Think back when heavyweight championship boxing matches were 15 rounds. Unless you got a first round KO there was lots of dancing until you got to the 10th or 12th.

Now 12 rounds makes lots of sense. Just like 16 regular season games.

Greater parity has made the season exciting for a majority of the teams and the entire league has been refined over the last 20 years adapting to 16 games, FA, etc..

What seems like simply changing the status of two pre-season games and making them count would have far reaching implications. On the positive side, Detroit may have actually won a game, but the torture of being a Lion, Bengal, or Brown fan would offset any positive gains. Sure, there would be more money, but at what cost? Don't fix something if it is working in the way the NFL has evolved.

stillers4me
04-05-2009, 08:07 AM
I hope they let teams add a few players to the roster so they can rotate players in and out a little more to prevent the increase in injuries that are bound to happen with two more games. They barely make through the season now as it is.


Cripes, I can't get anything done on Sundays during the season. I love my Steelers football and all...but it's nice when it's over and I can get back to my regular routine and get some things done at home and get back to my regular workout schedule. This is gonna be a killer................:chuckle:

On the other hand, it will make the winter seem to go by much faster.

madtowndrunkard
04-05-2009, 09:37 AM
re-sign Byron Leftwich and Willie Parker.


Having depth at the QB and RB spots will be essential to winning a SB.

T&B fan
04-05-2009, 10:13 AM
I posted this a few times now but he has it right

this is what driver Dale Earnhardt Jr. said about Nascar adding more races ,

"What's happened is we have saturated the market with race after race after race," Earnhardt said at Texas. "The NFL, they do such a great job. I hate to keep comparing to them and using them as examples but they do the best job. They give you just enough to keep you wanting more. The season ends before you want it to. You get just enough to get excited and then it's all over and there's such a long wait. The model works."

:thumbsup::drink:

CPanther95
04-05-2009, 10:17 AM
12 to 14 was fine. 14 to 16 was fine. 16 to 18 will also be fine.

Increase the roster though.

For all the teams that "run away" with their division, there will be just as many tight battles for playoff spots created by an extra 2 games. Just look at last year and picture how many of the 6 seeds in each Conference would remain up for grabs. Plus the scheduling will work out better.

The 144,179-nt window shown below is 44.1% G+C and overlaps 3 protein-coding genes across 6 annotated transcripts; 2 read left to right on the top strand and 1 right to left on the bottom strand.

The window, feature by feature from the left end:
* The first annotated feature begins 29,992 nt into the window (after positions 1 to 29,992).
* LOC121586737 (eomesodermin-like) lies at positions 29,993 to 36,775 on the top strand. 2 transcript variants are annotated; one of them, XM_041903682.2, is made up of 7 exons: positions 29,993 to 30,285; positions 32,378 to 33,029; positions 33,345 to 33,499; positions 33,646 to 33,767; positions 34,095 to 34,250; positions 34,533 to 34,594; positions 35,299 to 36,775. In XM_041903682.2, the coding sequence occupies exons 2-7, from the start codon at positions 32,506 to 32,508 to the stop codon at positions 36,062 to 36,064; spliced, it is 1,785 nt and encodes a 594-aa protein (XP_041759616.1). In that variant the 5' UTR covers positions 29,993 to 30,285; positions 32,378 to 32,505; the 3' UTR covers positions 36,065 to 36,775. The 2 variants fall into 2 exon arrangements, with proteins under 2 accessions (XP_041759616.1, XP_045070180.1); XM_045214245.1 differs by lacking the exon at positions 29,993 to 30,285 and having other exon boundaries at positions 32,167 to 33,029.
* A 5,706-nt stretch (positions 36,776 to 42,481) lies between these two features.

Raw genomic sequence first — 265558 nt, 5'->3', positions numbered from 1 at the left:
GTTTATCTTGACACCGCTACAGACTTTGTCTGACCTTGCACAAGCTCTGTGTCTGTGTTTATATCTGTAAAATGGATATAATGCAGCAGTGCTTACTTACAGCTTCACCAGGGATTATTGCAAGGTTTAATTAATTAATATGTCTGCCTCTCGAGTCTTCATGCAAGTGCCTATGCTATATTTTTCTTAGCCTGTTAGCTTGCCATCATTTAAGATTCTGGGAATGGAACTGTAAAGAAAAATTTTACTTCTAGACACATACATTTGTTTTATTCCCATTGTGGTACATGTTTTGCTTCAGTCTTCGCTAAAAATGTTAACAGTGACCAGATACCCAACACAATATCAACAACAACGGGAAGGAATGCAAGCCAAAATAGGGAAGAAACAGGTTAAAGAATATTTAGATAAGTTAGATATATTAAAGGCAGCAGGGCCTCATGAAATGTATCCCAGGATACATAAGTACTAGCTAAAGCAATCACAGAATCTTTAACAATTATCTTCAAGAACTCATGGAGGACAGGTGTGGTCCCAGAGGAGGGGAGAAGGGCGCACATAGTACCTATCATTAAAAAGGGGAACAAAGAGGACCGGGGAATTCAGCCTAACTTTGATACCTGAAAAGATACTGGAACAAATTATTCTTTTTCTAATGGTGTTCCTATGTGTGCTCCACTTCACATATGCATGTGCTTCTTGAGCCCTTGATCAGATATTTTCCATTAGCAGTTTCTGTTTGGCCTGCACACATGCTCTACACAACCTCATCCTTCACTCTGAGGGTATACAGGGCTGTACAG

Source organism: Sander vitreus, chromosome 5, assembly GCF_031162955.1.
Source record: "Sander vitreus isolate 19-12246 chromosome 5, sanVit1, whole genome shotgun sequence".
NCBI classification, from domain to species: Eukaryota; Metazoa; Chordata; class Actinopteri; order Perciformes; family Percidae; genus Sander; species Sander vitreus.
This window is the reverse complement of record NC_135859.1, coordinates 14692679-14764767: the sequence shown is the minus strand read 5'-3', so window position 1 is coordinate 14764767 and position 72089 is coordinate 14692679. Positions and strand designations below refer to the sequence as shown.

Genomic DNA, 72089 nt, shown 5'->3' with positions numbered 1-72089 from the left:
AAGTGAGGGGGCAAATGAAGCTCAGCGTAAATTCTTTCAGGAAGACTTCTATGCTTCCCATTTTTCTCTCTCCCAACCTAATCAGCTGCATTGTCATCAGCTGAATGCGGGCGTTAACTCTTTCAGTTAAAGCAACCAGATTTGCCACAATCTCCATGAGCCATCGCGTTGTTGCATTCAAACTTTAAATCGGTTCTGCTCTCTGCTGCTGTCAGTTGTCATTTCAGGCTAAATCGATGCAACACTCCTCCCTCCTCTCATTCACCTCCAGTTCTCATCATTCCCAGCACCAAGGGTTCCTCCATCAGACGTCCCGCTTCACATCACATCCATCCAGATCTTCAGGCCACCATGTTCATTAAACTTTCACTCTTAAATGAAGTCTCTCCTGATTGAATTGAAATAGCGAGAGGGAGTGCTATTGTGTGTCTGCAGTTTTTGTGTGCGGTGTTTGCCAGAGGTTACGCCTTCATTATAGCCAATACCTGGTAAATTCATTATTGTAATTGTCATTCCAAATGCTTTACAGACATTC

PisnNapalm
04-05-2009, 11:47 AM
16 games is fine with me.

Preacher
04-05-2009, 12:12 PM
I would be for 18 games, if there are two breaks in teh schedule and not one.

That way, each team can be rested twice. it only seems fair. Start the season two weeks earlier, let it run a week later, then play the SB ONE week after the AFCCG.

Also enlarge the team. . . add 7 more players to each squad, and enlarge the practice squad, without the rules for how many games can be played before a player cannot be sent to the PS. However, give the player the chance to reject the demotion and go FA if they are put on the PS after starting so many games.

NEPAsteeler
04-05-2009, 12:16 PM
I'm convinced that Mr. Goodell just wants the players/teams he dislikes the most to suffer more injuries. I guess he gets pleasure in seeing Ben getting sacked 10 times in a game while doing whatever he can to protect Tom Brady from getting hurt again. :noidea:

lilyoder6
04-05-2009, 12:22 PM
i think that if they increase the reg season.. that they will try and push more teams being allowed to play in the post-season...

if it ain't broke don't fix it

steelreserve
04-05-2009, 12:48 PM
The fact that it's motivated by such blatant greed makes it hard for me to get behind this at all.

CPanther95
04-05-2009, 12:58 PM
Blatant greed?

What the hell do you think they play the first 16 games for - charity?

KeiselPower99
04-05-2009, 02:40 PM
As much as I love football 16 regular season games is fine with me. The system is perfect right now. Leave it alone.

Kaeg
04-05-2009, 08:41 PM
I can't help but get that "Alright! Two more games I can watch the Steelers!" feeling. But overall, I'm still thinking over what I'd like best, and what's best for the league and players. My final opinion has yet to be made.

Preacher
04-05-2009, 10:45 PM
Fact is, if they change the season, the coaches will adjust. Sure, there will be a couple years of more injuries. But in the long run, it will settle out.

Galax Steeler
04-06-2009, 05:36 AM
I like the 16 games but if they go 18 it wouldn't bother me either.

revefsreleets
04-06-2009, 10:11 AM
OK, go with Rooney, split the difference, and let's do 17 games, with 3 exhibitions.